The most common causes of dry skin include dehydration, an inflammatory diet, vitamin and nutrient deficiencies, and aging[*][*][*].
Sometimes, drinking more water and applying lotion aren’t effective enough to correct these underlying issues.
But according to studies, some supplements can actually help reverse dryness and irritation by hydrating skin from the inside.
Keep reading to learn the best supplements for skin hydration, how to correct the most common dietary imbalances that lead to dry skin, and other research-backed remedies for skin health.
1. Collagen Peptides
Collagen is a protein that’s high in the amino acids glycine, proline, alanine, and arginine[*].
As the most common protein in your body, it’s found in all types of connective tissue, especially skin[*][*].
And collagen peptides or hydrolyzed collagen protein are supplements made by processing collagen from animal sources into protein powder form.
According to a 2019 review and meta-analysis of 11 studies, oral collagen protein may[*]:
- increase skin hydration,
- decrease skin dryness, and
- reduce the appearance of wrinkles and skin aging.
And other studies have found it can decrease skin roughness and help support the body’s ability to protect skin from damage[*][*].
Compared to other supplements for dry skin, collagen peptides are backed by a greater amount of peer-reviewed scientific research.
If you already eat a healthy, balanced diet, hydrolyzed collagen protein is a logical first-line approach for dry skin, because it can work regardless of whether you have a vitamin deficiency or nutrient imbalance.
Hydrolyzed collagen also has other benefits for joint health, brain health, recovery, and sleep quality.
Most skin health studies use around 10 grams per day of collagen, but you can safely use higher doses up to about one-third of your daily protein intake[*].
2. Omega-3 Fatty Acids
The omega-3 fatty acids EPA and DHA are essential fatty acids, which means your body can’t make them–instead, you must obtain them through your diet.
Unfortunately, many modern diets are deficient in omega-3 fatty acids but high in inflammatory omega-6 fatty acids from processed foods[*].
An imbalance of omega-3 to omega-6 in your diet results in inflammation and other symptoms, including dry and irritated skin[*].
Some research also links omega-3 deficiency to skin conditions like eczema and psoriasis[*][*].
Fish and other seafood are the best sources of omega-3 fatty acids. The US Dietary Guidelines recommend eating at least two 4-ounce servings of fatty fish each week, for a total of 8 ounces[*].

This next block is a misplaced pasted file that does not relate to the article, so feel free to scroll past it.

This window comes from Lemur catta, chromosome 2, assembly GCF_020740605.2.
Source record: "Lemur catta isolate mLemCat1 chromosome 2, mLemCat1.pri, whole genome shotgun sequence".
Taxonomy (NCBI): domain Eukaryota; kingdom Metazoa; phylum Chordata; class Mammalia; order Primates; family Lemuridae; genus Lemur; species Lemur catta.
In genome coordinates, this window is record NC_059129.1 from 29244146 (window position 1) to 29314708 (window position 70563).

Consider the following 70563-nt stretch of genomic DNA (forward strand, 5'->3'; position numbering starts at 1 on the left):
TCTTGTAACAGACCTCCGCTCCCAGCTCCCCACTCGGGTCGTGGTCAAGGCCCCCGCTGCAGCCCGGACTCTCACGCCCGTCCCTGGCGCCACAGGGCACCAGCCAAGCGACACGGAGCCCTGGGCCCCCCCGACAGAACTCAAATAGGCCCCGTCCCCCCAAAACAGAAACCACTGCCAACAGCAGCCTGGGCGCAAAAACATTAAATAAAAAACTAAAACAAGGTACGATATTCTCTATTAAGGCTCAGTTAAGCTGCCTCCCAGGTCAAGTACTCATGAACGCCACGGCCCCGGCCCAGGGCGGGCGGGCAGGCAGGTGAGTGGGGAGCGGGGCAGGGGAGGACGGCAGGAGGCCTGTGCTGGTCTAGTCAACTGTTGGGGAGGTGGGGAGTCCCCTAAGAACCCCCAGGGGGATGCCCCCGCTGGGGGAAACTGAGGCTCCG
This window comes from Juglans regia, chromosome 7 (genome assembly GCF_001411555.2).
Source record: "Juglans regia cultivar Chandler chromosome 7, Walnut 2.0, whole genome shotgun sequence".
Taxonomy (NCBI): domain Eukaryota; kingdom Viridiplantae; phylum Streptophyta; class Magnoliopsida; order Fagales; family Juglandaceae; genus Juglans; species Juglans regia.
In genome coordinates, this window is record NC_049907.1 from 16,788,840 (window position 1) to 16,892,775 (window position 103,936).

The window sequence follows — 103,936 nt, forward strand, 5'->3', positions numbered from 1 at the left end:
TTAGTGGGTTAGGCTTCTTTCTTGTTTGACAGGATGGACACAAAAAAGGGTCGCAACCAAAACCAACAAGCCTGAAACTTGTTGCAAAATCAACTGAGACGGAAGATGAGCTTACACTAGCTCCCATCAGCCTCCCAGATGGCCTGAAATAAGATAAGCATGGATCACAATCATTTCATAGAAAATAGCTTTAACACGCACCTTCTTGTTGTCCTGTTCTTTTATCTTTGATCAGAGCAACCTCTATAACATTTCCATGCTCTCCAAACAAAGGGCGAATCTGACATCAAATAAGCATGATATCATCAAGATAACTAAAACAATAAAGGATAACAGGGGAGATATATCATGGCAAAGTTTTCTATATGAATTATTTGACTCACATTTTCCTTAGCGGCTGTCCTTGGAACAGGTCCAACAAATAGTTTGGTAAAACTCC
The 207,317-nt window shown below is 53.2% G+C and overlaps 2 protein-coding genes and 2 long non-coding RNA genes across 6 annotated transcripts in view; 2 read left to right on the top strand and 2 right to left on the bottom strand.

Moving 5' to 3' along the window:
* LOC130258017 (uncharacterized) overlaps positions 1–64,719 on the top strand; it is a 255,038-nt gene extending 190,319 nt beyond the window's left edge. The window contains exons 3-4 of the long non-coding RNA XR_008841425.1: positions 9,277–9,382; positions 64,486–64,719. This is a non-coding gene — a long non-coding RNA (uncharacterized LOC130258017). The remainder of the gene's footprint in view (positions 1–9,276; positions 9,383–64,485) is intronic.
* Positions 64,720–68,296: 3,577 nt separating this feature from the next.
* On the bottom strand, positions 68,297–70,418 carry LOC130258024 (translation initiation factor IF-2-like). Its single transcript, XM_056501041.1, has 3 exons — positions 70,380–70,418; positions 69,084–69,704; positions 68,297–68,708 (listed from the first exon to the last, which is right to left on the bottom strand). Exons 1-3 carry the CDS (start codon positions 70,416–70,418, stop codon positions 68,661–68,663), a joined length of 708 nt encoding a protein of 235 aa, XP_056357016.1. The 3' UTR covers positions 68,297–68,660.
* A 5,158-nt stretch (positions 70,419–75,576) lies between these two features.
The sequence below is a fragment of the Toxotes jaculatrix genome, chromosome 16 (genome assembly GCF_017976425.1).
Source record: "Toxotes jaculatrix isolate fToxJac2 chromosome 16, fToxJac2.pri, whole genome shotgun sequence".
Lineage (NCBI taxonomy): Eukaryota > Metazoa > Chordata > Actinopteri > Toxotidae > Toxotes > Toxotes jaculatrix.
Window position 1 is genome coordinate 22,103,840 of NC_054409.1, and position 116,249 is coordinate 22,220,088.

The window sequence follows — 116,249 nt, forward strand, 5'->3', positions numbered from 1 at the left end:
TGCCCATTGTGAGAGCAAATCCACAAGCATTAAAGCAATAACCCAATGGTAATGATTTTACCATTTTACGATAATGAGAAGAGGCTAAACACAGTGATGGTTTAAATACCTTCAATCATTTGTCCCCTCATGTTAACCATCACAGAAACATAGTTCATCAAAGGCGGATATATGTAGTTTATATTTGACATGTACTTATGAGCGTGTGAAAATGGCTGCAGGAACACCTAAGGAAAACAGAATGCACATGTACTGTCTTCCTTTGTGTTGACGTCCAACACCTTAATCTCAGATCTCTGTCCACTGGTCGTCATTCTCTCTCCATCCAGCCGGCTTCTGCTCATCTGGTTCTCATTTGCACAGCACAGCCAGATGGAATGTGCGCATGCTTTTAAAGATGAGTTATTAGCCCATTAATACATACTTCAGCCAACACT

To limit your mercury intake, the FDA advises eating smaller species that are lower on the food chain, like salmon, sardines, and shellfish[*].
You can also use omega-3 supplements like fish oil, cod liver oil, or krill oil to restore your omega-3 balance and rehydrate your skin[*].
3. Vitamins A and E
Deficiencies of vitamin A or vitamin E have been shown in studies to cause dry skin[*].
Some of the best dietary sources of vitamin A are:
And you can get more vitamin E in your diet by eating plenty of these foods:
Along with a healthy diet, you can also use vitamin supplements to ensure you obtain the recommended daily allowances (RDAs) of vitamin A (900 mcg) and vitamin E (15 mg)[*][*].
Your gut health can influence nearly every aspect of your health, including your skin health[*].
Research shows that a healthy microbiome (gut bacteria population) can help preserve your skin barrier and reduce inflammation[*].
And according to early evidence in mice and humans, probiotic foods and supplements containing the Lactobacillus plantarum can improve skin barrier function and increase skin hydration[*].
So if you’re in the market for a probiotic supplement for skin health, check to make sure it contains L. plantarum and other Lactobacilli.
However, you can also obtain L. plantarum by eating traditional fermented foods like sauerkraut, kimchi, pickles, and sourdough bread[*].
5. Hyaluronic Acid
Hyaluronic acid is a compound found in connective tissue throughout your body, including your skin.
Often described as gelatinous or "goo-like," one function of hyaluronic acid appears to be to hydrate and lubricate the epidermis to maintain skin elasticity[*].
Half a dozen promising studies have shown that doses of hyaluronic acid supplements between 35-240 mg per day may increase skin hydration and decrease the appearance of wrinkles[*].
When to See a Doctor About Dry Skin
Most of the time, dry skin is annoying but harmless.
That said, here are situations where you should talk to your physician or other trusted health care provider:
- if your skin is extremely or excessively dry or painful
- if you’ve got cracked or peeling skin on your fingers, or severely dry or chapped lips
- if you’re experiencing other symptoms besides dry skin
- if you’ve recently begun a new medication.
Sometimes, very dry skin can be a sign of an underlying medical problem, or you might have a skin condition like eczema or psoriasis that would benefit from medical attention.
At Levels, collagen protein is our top pick for a skin hydration supplement.
Collagen is backed by over a dozen studies to reduce skin dryness and improve skin appearance, and it works regardless of other dietary factors.
Even if you’ve “tried everything” for dry skin, hydrolyzed collagen supplements are an excellent, evidence-based choice to hydrate your skin from the inside and support skin health.